On Months and Pumpkins

You will notice this newsletter is later than the proposed Tuesday deadline and I have noticed that too, today is Thursday. When you look at your daily calendar though, if you scrunch your eyes up while looking at the word ‘Thursday’ it kind of looks similar enough to Tuesday, doesn’t it? They both start with a beautiful, lumbering capital ’T’ and end in the predictable formation of ‘d – a – y’ and whatever goes on between a ’T’ and a ‘day’ isn’t really any of our business. This newsletter was meant to address the relationship between North American’s and pumpkins but sort of lost its way in the middle and become about months instead. I would describe it as a real mess, I hope you enjoy it.

The Newsletter

Exactly as I’ve been (privately) predicting through late August and most of September, we have arrived in October. Those closest to me will be able to verify my first public suspicions taking place as early as late July. With each passing year I study the calendar a little closer and grow more confident in my monthly forecasts. Even now (the 6th of October as I write) I am quite comfortable going on the record as saying November will be next. I’ve gamed the system to realise it almost runs like clockwork. Ageing has its perks.

I, for one, am pleased to be in October. On its own I’ve never found October to be anything special but when you slot it in (as usually happens) right after September it comes out looking like the people’s champion. September is a right little flirt. Every year it rolls around with the tantalising prospect of spring, exposed legs and the first swim of the season, enough to make even the staunchest winter enthusiast weak at the knees. But the promise and excitement soon fades as you remember why you and September only ever hang out for thirty days on the year. September is a pathological liar who promises everything and delivers nothing. For every morning September promises vistas of lambs orgasming daffodils it delivers a swallow drowning in a very deep gutter puddle.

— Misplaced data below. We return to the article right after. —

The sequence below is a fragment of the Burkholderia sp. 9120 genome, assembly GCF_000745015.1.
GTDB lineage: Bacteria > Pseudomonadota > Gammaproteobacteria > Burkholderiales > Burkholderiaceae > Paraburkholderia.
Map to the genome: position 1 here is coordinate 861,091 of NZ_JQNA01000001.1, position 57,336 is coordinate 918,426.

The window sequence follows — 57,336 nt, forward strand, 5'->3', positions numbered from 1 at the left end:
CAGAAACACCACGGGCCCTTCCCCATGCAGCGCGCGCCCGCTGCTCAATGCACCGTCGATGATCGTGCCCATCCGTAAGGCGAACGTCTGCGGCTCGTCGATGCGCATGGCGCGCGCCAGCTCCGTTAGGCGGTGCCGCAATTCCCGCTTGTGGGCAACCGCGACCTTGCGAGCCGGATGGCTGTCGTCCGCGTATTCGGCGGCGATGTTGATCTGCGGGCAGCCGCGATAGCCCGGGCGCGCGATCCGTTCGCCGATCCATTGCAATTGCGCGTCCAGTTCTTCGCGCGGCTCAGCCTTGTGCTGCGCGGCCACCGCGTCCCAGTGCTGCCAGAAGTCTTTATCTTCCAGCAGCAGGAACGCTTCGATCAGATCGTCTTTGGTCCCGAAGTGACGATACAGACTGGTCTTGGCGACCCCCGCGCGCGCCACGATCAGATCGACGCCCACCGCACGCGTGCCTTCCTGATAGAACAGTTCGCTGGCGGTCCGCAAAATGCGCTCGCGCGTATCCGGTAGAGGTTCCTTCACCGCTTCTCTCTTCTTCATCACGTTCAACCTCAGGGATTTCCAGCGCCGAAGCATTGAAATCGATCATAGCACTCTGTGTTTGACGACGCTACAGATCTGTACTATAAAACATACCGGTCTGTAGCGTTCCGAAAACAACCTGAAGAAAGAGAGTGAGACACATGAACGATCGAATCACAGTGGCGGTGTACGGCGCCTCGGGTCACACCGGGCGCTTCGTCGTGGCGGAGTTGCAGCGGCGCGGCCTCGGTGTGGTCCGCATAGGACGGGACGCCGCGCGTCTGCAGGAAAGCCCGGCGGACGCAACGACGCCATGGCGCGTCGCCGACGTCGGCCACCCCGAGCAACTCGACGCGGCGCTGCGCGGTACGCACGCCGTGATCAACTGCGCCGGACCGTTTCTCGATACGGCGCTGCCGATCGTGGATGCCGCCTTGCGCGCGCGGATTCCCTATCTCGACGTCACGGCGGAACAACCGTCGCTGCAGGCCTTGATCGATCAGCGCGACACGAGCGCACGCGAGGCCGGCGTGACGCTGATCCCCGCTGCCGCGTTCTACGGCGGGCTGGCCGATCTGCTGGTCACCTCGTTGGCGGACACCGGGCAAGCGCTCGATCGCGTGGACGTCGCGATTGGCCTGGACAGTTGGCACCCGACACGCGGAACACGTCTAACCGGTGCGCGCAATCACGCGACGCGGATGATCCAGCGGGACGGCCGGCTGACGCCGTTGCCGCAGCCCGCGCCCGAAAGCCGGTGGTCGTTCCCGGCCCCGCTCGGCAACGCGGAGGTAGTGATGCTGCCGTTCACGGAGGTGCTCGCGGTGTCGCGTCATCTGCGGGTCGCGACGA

We needn’t linger on that now though, for here we are in October. The transition to October signals many things to many people. For me, a long isolated period wherein I will start workshopping predictions for the names of months and dates of years to follow. For others, perhaps a birthday, a big work presentation, or a pair of shorts you haven’t felt on flesh since April. North American folk strap on a pair of trousers and grab the nearest pumpkin. October is pumpkin time and the North American people treat their pumpkins different from how we do things down here in Godzone.

What we like to do with our pumpkins down here is fairly standard behaviour. We buy the pumpkin, we peel the pumpkin and we roast the pumpkin. Some of us boil it into a soup, some friends of mine have even experimented with pumpkin in a frying pan. All pretty bog standard pumpkin behaviour. In North America however, things around this time of year are very different. It somehow slips all of their collective minds that pumpkin is predominantly an eating food. An entire continent of people who spend the rest of the year fully aware of the nutritional value of the pumpkin, collectively forget it’s primary purpose and start decorating with it. The reason for this, I imagine, is once they notice the flowers starting to die and the leaves start to fall from the trees, mass hysteria sets in and they start decorating with whatever is handy. They have even invented an entire holiday called ‘Halloween’ to try and disguise this continent-wide eccentricity. And where do you think they buy these decorative pumpkins? Because I’ll give you a clue, it isn’t a speciality decorative pumpkin shop, no sir. It isn’t a store that exclusively sells pumpkins for decorating. You buy your decorating pumpkins the same place you buy your eating pumpkins, the supermarket.

Pumpkin, to me, has always been an eating food. Not raw, don’t treat a pumpkin like an apple, that would be both a dental and ergonomic challenge. If you are set on eating a pumpkin, which it sounds like you are, there are many ways to go about it (please refer to earlier passages of the newsletter for tips). And in defence of North America, not everyone becomes obsessed with decorative pumpkins at this time of year. A different faction of these people like to use at as a ’spice’ for a latte. Grinding a pumpkin down to spice is a ludicrous amount of trouble to go to for a bit of flavour. Just use cinnamon or a more readily available and ground spice. Pumpkin isn’t even recognised as a spice. Not by the Board of Spices, not by Julia Childs and not even by my dear mother Charlotte. They all file it under ‘vegetable’. In addition to this, grinding a pumpkin down to spice is not a fun job, it is tough and laborious work. In saying that, it is the backbone of the economy through the midwest of America right now so pumpkin grinding is good in that regard. I am all for bringing jobs to the midwest and hope to run for mayor of Texas one day on that slogan alone. I imagine that it will do as well as I have done at being Mayor of the Newsletter this week (not good).